Title

Exiles and Arms: The Territorial Practices of State Making and War Diffusion in Post-Cold War Africa

Document Type

Article

Journal/Book Title/Conference

Territory, Politics, Governance

Volume

1

Issue

2

Publisher

Routledge

Publication Date

8-25-2013

First Page

183

Last Page

202

Abstract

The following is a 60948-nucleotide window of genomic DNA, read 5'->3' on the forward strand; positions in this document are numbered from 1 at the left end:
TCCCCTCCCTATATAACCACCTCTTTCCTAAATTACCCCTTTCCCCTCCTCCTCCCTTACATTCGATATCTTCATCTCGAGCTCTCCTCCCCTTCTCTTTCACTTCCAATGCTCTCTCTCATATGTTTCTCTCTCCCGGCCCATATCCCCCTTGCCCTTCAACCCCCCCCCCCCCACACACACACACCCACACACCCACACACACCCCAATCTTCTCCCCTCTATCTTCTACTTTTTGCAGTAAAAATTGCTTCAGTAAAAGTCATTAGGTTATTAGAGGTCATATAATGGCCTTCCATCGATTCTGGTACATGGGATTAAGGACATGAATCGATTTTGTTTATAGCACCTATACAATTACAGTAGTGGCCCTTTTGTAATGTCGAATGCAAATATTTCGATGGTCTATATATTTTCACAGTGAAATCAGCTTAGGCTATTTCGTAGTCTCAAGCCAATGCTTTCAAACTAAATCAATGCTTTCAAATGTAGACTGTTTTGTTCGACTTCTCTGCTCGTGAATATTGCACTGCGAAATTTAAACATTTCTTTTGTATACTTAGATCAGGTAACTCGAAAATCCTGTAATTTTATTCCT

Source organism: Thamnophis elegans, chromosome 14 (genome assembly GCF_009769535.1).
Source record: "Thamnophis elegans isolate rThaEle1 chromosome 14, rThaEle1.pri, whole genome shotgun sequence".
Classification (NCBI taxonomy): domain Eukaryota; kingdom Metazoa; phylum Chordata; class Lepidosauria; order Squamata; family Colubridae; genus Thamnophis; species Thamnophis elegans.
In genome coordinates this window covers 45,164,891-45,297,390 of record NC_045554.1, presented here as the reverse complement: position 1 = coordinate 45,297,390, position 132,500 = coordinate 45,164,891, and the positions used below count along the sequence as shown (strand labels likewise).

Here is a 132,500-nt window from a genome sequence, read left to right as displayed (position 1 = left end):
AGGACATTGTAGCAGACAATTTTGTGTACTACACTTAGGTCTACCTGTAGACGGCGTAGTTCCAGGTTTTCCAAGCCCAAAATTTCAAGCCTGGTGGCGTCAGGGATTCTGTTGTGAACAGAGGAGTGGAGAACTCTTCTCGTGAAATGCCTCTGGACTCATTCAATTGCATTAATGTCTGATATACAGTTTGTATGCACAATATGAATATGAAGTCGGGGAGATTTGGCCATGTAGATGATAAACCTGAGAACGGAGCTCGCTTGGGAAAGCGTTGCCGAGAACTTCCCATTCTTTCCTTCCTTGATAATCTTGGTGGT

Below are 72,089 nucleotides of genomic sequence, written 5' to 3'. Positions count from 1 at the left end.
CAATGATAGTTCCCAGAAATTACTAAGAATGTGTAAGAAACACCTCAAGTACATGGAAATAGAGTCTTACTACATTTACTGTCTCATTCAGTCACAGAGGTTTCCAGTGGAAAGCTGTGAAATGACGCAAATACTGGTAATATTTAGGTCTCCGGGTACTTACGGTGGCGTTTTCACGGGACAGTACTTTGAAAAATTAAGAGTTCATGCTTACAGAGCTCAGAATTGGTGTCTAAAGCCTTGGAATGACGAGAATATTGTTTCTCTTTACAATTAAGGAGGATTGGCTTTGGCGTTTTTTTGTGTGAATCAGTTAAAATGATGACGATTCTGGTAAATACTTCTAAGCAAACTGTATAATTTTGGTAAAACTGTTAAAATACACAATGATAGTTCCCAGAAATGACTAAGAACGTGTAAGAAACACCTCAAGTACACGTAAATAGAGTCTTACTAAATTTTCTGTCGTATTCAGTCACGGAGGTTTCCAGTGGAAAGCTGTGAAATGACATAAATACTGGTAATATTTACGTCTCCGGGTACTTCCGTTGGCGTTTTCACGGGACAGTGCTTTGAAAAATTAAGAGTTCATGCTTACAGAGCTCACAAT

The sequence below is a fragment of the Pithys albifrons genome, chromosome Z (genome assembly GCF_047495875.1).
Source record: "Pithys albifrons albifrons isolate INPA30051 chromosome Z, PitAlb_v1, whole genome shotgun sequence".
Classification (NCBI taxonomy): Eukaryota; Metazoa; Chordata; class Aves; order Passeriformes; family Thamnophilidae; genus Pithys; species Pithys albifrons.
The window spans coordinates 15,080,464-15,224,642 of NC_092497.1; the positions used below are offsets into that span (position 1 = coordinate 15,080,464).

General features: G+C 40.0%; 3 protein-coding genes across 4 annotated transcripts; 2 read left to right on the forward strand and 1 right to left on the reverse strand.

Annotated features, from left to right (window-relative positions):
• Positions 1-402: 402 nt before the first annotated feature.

The end of the Cold War resulted in a wave of political change among post-colonial states in Africa. Following these political transformations was nearly two decades of war in central Africa (the so-called Africa’s World War). Building on a notion of effective sovereignty regimes, or the relationships between central state authority and state territoriality, this paper examines the territorial strategies and practices associated with the transitions to multiparty politics that enabled the space/time spread of war in the region. The attempts of existing regimes to create polities capable of returning them to power through elections gave rise to territorial practices focused on supporting exile and refugee groups that actively undermined the sovereignty of neighboring states. These territorial practices, with their roots in the democratization of single-party states, directly contributed to nearly two decades of war and human suffering in the region, while ending the wars required altogether new territorial forms of cooperation between states. This example illustrates the diverse territorial practices of states and extends the idea of sovereignty regimes by showing the implications involved in the attempts to change the forms of effective sovereignty in certain geopolitical contexts.

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